The abuela and the other area residents who were caught up in this wave of arrests seem to fit the category of those for whom a removal order has been issued, but many did not know that as none of them had criminal convictions or pending criminal charges. While there is no reason to doubt the immigration authority’s overall figures, the local exceptions show that some that have been caught up in these widespread enforcement actions – particularly troublesome during a stay-at-home pandemic – were breadwinners and family heads being rounded up for immediate deportation.

Kavanagh added that, with the San Francisco region’s class action litigation around the dangers of COVID in detention, she thought the campaign intentionally targeted people “who they would not need to detain because they couldn’t detain them locally. I think they were going after people they could deport the same day.”

Coalitions and collaboratives

Kavanagh is interim legal director and lead rapid response attorney for the California Collaborative for Immigrant Justice, “a coalition of pro bono legal service providers that offers coordination, advocacy, and legal services to the detained immigrant community in Northern and Central California.”

They partner with the Sonoma County Secure Families Collaborative (SFC), created by the Board of Supervisors in 2018. It has a similar mission as CCIJ, focusing on assisting immigrant families in Sonoma County.

“We formed as a collaborative anticipating widespread sweeping ICE raids,” said Associate Director Chandler Jordana, 30, who has been with the Secure Families Collaborative since March of 2019. Though the sweeps ”didn’t take place as extensively as we thought,” he said that he expected “an uptick in such activity if Trump is re-elected.”

The collaborative has since expanded their activity to include not just defending long-time residents against deportation, but defending legitimate asylum seekers and those who have been adjudged to be deported. “We’re very committed to keeping Sonoma County families together,” said Jordana. “We strongly condemn these unjust actions.”

In the case of the abuela, Jordana said drily, “Rather clearly she was no threat to the community or a dangerous person in any sense of the word.”

“I think they were going after people they could deport the same day.” Katie Kavanagh

Kavanagh’s motion to reopen the deportation order came the day following the abuela’s return to Glen Ellen, and the North Bay Organizing Project assigned her a lawyer, Richard Coshnear. “We’ll be working on her defense against deportation,” he said. Then he added unbidden, “I’ve seen an enormous number of friends in the community who have written me positive things about her, and I’ll pass that on to the court.”

Coshnear was adamant that Kavanagh’s quick work made it possible for the deportation order to be re-opened. “Katie did the wonderful work of filing a motion to reopen the case, and by filing that motion ICE could not at to take her to Mexico.”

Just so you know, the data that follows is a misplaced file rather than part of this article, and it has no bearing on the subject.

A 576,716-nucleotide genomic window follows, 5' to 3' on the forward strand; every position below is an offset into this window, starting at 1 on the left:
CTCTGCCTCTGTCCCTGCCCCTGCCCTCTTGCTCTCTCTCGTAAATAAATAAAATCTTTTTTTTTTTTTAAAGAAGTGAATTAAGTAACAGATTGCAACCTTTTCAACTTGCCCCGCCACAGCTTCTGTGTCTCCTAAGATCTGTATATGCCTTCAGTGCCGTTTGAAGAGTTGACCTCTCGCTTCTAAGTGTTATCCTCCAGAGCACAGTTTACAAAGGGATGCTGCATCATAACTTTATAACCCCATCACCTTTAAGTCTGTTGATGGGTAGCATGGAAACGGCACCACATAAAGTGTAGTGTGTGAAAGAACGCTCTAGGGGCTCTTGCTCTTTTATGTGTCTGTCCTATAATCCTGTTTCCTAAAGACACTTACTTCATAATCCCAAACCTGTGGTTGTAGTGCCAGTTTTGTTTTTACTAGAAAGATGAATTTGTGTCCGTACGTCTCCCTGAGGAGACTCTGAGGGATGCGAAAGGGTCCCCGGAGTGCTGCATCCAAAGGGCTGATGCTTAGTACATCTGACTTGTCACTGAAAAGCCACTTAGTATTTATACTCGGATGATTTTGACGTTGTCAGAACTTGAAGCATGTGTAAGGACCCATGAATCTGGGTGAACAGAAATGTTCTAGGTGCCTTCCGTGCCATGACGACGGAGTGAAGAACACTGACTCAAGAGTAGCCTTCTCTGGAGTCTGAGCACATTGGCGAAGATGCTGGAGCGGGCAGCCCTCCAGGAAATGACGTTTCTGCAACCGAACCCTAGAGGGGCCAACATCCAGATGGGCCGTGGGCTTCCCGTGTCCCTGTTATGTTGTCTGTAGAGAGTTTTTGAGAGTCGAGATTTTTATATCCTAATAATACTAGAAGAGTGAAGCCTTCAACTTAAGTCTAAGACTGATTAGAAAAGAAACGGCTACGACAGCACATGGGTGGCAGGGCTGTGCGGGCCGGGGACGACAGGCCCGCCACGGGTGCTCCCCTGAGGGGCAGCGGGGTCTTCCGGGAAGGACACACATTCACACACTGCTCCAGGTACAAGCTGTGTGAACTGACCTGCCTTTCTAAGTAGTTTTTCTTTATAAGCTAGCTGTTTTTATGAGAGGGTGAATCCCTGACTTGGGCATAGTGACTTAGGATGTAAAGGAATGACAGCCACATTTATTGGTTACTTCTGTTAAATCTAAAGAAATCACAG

‘It makes a huge difference...’

The lawyer, who works with VIDAS Legal (for Vital Immigrant Defense Advocacy and Services), a partner in the county collaborative, explained how it was that the abuela, and the other two Sonoma residents and a Napa man, were picked up for removal. “It’s very common, it’s called an in absentia notice of removal – if someone is given notice for a hearing and doesn’t show up, the judge enters the deportation order.”

The entire structure of immigrate support services – in Sonoma County, in northern California, in this state and others – is an interlocking apparatus of skills and effort, duties and challenges to help keep families together. Often, it all starts with a phone call – to the Rapid Response Network at (707) 800-4544.

“It makes a huge difference for someone in that situation to be able to talk to an attorney,” said Susan Shaw, Executive Director of the North Bay Organizing Project which runs the hotline and other programs.

“We’ve had 3,128 calls since launch, which was November of 2018, and 331 calls in the first seven months of the year,” said Shaw. They cover Napa and Solano as well as Sonoma counties. And however important the response to legitimate calls is, it’s also important to vet the tips they get – which are often are based on rumors, misunderstandings, and second-hand information.

“Those rumors, that are actually fueled by,” she paused, “the President, they scare people, it’s terrible.” She said once a tip is shown to be valid, either of a pick up or the presence of ICE in the community, the information is shared on their Facebook page.

But for those who make a legitimate call to the Rapid Response Network, it can mean the difference between immediate deportation, and fighting ICE with the law.

Of the abuela’s current status, said her lawyer Coshnear, “She’ll be going to court later this year. It’s not her last court appearance, it’s just her next one.”

Email Christian at

Dialing for Justice

The Rapid Response number for Sonoma, Napa and Solano counties is (707) 800-4544.

The North Bay Organizing Project is online at

Vital Immigrant Defense Advocacy and Services:

The Sonoma County Secure Families Collaborative:

The California Collaborative for Immigrant Justice:

U.S. Immigration and Customs Enforcement: